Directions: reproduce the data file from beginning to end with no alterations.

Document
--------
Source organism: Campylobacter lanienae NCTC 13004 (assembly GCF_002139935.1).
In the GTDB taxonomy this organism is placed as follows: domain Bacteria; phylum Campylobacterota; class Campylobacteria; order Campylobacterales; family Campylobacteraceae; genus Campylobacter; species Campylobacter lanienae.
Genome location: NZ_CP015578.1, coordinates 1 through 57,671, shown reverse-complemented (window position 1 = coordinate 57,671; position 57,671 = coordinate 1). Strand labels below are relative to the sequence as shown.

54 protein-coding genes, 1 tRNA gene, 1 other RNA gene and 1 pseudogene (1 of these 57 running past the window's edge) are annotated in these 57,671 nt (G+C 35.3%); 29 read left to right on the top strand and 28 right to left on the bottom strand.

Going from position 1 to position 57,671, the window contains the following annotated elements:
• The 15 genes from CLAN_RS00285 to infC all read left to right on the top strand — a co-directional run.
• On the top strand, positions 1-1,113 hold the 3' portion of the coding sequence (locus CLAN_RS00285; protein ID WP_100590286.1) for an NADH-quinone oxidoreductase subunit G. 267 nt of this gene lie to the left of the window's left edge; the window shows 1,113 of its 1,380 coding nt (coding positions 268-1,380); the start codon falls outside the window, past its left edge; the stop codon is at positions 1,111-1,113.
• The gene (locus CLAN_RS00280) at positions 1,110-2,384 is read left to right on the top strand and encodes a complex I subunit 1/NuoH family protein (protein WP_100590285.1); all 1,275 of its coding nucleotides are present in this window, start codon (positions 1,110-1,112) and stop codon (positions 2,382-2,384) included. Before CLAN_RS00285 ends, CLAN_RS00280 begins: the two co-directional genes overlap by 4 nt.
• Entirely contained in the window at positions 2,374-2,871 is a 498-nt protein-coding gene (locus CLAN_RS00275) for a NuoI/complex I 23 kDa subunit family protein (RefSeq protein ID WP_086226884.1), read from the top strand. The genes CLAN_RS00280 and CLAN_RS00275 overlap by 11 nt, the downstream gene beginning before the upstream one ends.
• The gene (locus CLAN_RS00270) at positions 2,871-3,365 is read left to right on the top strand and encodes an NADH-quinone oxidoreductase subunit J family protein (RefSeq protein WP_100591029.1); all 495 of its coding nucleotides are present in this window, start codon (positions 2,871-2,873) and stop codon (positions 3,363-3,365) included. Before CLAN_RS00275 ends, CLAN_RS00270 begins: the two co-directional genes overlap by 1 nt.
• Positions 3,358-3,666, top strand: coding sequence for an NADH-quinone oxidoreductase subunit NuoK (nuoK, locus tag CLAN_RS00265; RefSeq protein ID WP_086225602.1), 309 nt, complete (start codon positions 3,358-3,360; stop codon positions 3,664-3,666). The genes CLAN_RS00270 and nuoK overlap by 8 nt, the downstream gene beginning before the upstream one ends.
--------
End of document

Source organism: Campylobacter lanienae NCTC 13004 (assembly GCF_002139935.1).
In the GTDB taxonomy this organism is placed as follows: domain Bacteria; phylum Campylobacterota; class Campylobacteria; order Campylobacterales; family Campylobacteraceae; genus Campylobacter; species Campylobacter lanienae.
Genome location: NZ_CP015578.1, coordinates 1 through 57,671, shown reverse-complemented (window position 1 = coordinate 57,671; position 57,671 = coordinate 1). Strand labels below are relative to the sequence as shown.

54 protein-coding genes, 1 tRNA gene, 1 other RNA gene and 1 pseudogene (1 of these 57 running past the window's edge) are annotated in these 57,671 nt (G+C 35.3%); 29 read left to right on the top strand and 28 right to left on the bottom strand.

Going from position 1 to position 57,671, the window contains the following annotated elements:
• The 15 genes from CLAN_RS00285 to infC all read left to right on the top strand — a co-directional run.
• On the top strand, positions 1-1,113 hold the 3' portion of the coding sequence (locus CLAN_RS00285; protein ID WP_100590286.1) for an NADH-quinone oxidoreductase subunit G. 267 nt of this gene lie to the left of the window's left edge; the window shows 1,113 of its 1,380 coding nt (coding positions 268-1,380); the start codon falls outside the window, past its left edge; the stop codon is at positions 1,111-1,113.
• The gene (locus CLAN_RS00280) at positions 1,110-2,384 is read left to right on the top strand and encodes a complex I subunit 1/NuoH family protein (protein WP_100590285.1); all 1,275 of its coding nucleotides are present in this window, start codon (positions 1,110-1,112) and stop codon (positions 2,382-2,384) included. Before CLAN_RS00285 ends, CLAN_RS00280 begins: the two co-directional genes overlap by 4 nt.
• Entirely contained in the window at positions 2,374-2,871 is a 498-nt protein-coding gene (locus CLAN_RS00275) for a NuoI/complex I 23 kDa subunit family protein (RefSeq protein ID WP_086226884.1), read from the top strand. The genes CLAN_RS00280 and CLAN_RS00275 overlap by 11 nt, the downstream gene beginning before the upstream one ends.
• The gene (locus CLAN_RS00270) at positions 2,871-3,365 is read left to right on the top strand and encodes an NADH-quinone oxidoreductase subunit J family protein (RefSeq protein WP_100591029.1); all 495 of its coding nucleotides are present in this window, start codon (positions 2,871-2,873) and stop codon (positions 3,363-3,365) included. Before CLAN_RS00275 ends, CLAN_RS00270 begins: the two co-directional genes overlap by 1 nt.
• Positions 3,358-3,666, top strand: coding sequence for an NADH-quinone oxidoreductase subunit NuoK (nuoK, locus tag CLAN_RS00265; RefSeq protein ID WP_086225602.1), 309 nt, complete (start codon positions 3,358-3,360; stop codon positions 3,664-3,666). The genes CLAN_RS00270 and nuoK overlap by 8 nt, the downstream gene beginning before the upstream one ends.